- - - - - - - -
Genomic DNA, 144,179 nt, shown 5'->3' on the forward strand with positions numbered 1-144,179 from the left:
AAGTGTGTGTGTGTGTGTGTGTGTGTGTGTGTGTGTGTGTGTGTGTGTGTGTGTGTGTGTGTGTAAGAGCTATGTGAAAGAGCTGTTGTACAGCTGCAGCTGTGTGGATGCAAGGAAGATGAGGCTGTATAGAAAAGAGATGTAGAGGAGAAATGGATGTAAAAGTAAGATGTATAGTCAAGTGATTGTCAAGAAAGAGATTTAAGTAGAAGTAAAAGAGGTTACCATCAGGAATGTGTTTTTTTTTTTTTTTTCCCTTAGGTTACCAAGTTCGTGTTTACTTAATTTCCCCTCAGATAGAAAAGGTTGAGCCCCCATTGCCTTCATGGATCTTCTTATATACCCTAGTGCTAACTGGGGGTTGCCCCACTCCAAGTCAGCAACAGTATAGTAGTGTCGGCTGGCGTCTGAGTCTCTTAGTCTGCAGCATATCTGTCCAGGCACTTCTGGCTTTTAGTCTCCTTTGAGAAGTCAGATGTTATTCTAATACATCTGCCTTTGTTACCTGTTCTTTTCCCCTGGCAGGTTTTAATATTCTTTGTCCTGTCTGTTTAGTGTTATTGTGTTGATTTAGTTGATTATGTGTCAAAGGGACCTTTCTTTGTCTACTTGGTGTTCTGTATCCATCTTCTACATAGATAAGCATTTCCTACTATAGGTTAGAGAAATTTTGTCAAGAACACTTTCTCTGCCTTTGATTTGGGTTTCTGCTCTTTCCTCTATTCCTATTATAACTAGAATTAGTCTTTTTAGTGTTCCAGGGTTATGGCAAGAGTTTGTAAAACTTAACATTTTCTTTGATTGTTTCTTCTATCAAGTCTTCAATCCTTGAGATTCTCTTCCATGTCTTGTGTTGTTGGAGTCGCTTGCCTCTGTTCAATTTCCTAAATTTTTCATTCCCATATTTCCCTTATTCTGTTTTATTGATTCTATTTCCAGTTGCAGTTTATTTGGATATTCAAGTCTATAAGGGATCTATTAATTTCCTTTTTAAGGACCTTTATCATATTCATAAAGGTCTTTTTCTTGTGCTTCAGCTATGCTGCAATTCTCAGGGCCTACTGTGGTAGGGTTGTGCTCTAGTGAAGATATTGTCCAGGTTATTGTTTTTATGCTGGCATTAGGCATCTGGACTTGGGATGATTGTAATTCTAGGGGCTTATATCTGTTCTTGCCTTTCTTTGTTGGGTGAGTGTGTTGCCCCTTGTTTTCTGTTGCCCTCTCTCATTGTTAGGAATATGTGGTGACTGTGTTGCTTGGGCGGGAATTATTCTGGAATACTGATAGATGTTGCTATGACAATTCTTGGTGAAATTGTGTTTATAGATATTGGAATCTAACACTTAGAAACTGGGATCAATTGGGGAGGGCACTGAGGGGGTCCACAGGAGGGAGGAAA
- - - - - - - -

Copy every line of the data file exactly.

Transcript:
Genomic DNA, 144,179 nt, shown 5'->3' on the forward strand with positions numbered 1-144,179 from the left:
AAGTGTGTGTGTGTGTGTGTGTGTGTGTGTGTGTGTGTGTGTGTGTGTGTGTGTGTGTGTGTGTAAGAGCTATGTGAAAGAGCTGTTGTACAGCTGCAGCTGTGTGGATGCAAGGAAGATGAGGCTGTATAGAAAAGAGATGTAGAGGAGAAATGGATGTAAAAGTAAGATGTATAGTCAAGTGATTGTCAAGAAAGAGATTTAAGTAGAAGTAAAAGAGGTTACCATCAGGAATGTGTTTTTTTTTTTTTTTTCCCTTAGGTTACCAAGTTCGTGTTTACTTAATTTCCCCTCAGATAGAAAAGGTTGAGCCCCCATTGCCTTCATGGATCTTCTTATATACCCTAGTGCTAACTGGGGGTTGCCCCACTCCAAGTCAGCAACAGTATAGTAGTGTCGGCTGGCGTCTGAGTCTCTTAGTCTGCAGCATATCTGTCCAGGCACTTCTGGCTTTTAGTCTCCTTTGAGAAGTCAGATGTTATTCTAATACATCTGCCTTTGTTACCTGTTCTTTTCCCCTGGCAGGTTTTAATATTCTTTGTCCTGTCTGTTTAGTGTTATTGTGTTGATTTAGTTGATTATGTGTCAAAGGGACCTTTCTTTGTCTACTTGGTGTTCTGTATCCATCTTCTACATAGATAAGCATTTCCTACTATAGGTTAGAGAAATTTTGTCAAGAACACTTTCTCTGCCTTTGATTTGGGTTTCTGCTCTTTCCTCTATTCCTATTATAACTAGAATTAGTCTTTTTAGTGTTCCAGGGTTATGGCAAGAGTTTGTAAAACTTAACATTTTCTTTGATTGTTTCTTCTATCAAGTCTTCAATCCTTGAGATTCTCTTCCATGTCTTGTGTTGTTGGAGTCGCTTGCCTCTGTTCAATTTCCTAAATTTTTCATTCCCATATTTCCCTTATTCTGTTTTATTGATTCTATTTCCAGTTGCAGTTTATTTGGATATTCAAGTCTATAAGGGATCTATTAATTTCCTTTTTAAGGACCTTTATCATATTCATAAAGGTCTTTTTCTTGTGCTTCAGCTATGCTGCAATTCTCAGGGCCTACTGTGGTAGGGTTGTGCTCTAGTGAAGATATTGTCCAGGTTATTGTTTTTATGCTGGCATTAGGCATCTGGACTTGGGATGATTGTAATTCTAGGGGCTTATATCTGTTCTTGCCTTTCTTTGTTGGGTGAGTGTGTTGCCCCTTGTTTTCTGTTGCCCTCTCTCATTGTTAGGAATATGTGGTGACTGTGTTGCTTGGGCGGGAATTATTCTGGAATACTGATAGATGTTGCTATGACAATTCTTGGTGAAATTGTGTTTATAGATATTGGAATCTAACACTTAGAAACTGGGATCAATTGGGGAGGGCACTGAGGGGGTCCACAGGAGGGAGGAAA